Edomia Poma Pallcarcajo works in the comedor in the communidad of El Jardines in San Juan De Miraflores to support her family, serving up nutritious, cheap government subsized meals to her neighbors. Since living in El Jardines, Edomia has worked to improve the life of her community through efforts like teaching a weekend class to local kids out of her house and helping her neighbors on home improvement projects. She was also MEDLIFEâ€™s point of contact with the community for the recent stair project we completed there the week of December 18th. What makes Edomia and the community of Jardines even more remarkable is that they were able to organize to connect the community to the municipal water supply system and electric system, an effort which Edomia and her husband, who is general secretary of the group of communities city government, played a critical part in.
I spoke with Edomia to learn more about what her strategies and motivations are for the inspiring work she does.
* This interview has been paraphrased and translated from Spanish *
Tell me about some of the work you have done recently with MEDLIFE and within the community.
We have always wanted to have this project (the staircase) to live better, for ease of movement in our community. We have achieved this dream putting our strength, our part, of all our neighbors, men, women and children together. It is difficult, but nothing is impossible for us. Sometimes, the situation is not so easy in this place, in this part of Peru. We live on a little hill. With all of our strength we have brought water and plumbing to our community. I give this message to other communities who also organize and do their part: Not having money doesnâ€™t mean that you cannot improve, that you cannot have. You need to have strength and make a decision. Go to your neighbors, be an example, speak with them, they too can learn to work together. Unity creates strength. Every step we take brings us closer to our goals.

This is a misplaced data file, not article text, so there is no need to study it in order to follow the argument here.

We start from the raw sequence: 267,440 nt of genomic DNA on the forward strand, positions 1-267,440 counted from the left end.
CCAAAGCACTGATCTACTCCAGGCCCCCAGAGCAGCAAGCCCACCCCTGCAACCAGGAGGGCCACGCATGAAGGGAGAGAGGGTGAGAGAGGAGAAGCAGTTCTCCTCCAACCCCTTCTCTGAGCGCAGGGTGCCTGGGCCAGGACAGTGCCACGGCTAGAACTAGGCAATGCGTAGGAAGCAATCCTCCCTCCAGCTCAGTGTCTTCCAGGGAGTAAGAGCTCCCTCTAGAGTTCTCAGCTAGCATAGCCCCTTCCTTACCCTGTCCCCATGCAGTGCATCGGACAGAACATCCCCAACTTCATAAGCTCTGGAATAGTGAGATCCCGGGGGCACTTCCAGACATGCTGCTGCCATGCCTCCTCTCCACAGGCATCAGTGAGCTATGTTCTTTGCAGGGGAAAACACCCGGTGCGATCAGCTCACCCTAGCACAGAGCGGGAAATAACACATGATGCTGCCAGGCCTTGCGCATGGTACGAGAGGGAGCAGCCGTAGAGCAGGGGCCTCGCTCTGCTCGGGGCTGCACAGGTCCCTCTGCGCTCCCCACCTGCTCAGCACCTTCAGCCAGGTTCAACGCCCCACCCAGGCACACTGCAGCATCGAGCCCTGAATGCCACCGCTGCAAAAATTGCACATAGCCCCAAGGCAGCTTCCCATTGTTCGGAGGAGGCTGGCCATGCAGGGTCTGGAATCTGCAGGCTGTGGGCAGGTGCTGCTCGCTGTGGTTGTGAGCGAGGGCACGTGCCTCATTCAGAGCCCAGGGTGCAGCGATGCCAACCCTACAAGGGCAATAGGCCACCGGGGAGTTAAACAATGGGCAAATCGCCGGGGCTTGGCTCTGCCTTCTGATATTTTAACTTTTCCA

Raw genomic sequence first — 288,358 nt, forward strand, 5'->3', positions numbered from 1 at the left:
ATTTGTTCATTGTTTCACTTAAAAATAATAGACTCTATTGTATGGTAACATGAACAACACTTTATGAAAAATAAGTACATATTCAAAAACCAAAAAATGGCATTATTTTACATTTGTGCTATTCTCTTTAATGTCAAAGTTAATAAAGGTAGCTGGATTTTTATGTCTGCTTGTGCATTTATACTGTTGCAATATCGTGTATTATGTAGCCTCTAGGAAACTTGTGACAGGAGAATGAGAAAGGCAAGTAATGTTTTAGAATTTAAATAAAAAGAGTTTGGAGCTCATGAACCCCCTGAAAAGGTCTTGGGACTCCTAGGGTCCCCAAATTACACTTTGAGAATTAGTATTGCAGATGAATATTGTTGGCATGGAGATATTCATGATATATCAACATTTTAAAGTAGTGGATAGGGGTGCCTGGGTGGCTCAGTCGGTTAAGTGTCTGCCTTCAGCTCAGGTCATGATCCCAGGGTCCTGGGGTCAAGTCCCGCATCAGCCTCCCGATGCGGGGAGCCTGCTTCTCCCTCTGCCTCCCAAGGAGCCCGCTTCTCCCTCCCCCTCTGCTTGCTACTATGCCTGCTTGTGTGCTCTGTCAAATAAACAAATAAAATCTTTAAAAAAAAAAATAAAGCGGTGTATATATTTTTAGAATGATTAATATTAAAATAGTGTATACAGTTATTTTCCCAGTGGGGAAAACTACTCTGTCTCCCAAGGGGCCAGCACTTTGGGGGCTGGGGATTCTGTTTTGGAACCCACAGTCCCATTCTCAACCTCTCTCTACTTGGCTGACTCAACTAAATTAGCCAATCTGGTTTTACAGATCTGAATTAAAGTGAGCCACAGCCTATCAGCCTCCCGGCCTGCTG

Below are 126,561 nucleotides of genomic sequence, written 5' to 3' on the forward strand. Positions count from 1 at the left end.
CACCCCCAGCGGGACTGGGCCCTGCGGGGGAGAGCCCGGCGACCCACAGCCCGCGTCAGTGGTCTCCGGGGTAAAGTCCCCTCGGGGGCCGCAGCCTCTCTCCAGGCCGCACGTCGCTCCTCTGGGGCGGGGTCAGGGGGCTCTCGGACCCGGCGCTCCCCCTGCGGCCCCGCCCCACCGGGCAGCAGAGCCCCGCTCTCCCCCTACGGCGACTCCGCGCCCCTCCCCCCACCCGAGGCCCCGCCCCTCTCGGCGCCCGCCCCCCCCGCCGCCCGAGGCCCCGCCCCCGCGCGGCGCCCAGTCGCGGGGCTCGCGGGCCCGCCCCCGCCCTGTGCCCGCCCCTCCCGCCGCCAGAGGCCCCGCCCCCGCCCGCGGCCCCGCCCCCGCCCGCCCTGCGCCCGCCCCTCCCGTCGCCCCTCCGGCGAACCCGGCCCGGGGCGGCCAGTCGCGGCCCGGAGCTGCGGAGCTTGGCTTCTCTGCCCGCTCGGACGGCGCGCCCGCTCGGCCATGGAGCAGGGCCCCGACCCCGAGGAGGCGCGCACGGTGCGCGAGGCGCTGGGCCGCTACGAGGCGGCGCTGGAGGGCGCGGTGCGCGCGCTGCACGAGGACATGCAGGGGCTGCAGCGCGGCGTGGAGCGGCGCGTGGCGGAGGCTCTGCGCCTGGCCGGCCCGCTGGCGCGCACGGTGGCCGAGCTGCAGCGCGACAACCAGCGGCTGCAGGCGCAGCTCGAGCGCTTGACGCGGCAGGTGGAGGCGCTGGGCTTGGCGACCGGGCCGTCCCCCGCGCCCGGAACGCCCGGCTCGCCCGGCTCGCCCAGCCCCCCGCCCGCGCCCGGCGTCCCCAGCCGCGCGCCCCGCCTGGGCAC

I also want to say thank you to the young people who have visited us from abroad. They are our brothers, I welcome and thank them from my heart. For me, it is a joy to work together with them and my community, smile and walk down the staircase with ease.
What is are some obstacles you face when trying to get the community together to work together on a project?
In a community, not everyone is collaborative and wants to work together. They are not bad people. There is always someone who is discouraged, who has lost hope. But they are not a bad person. They have not been taught, they donâ€™t have the experience, but they too can learn to think in a new way. Some people wait (to work on community projects) until they have a salary, or until they get a reward, but let me tell you the greatest reward you can receive is the happiness of your neighbors, and to see you impact of your work culminate in your community. One person alone cannot make a big difference, but together as a community you can. Give your hand to your neighbour, never your back. You will see a changed family, a new family, and this will make you happy.
Have you ever been discouraged?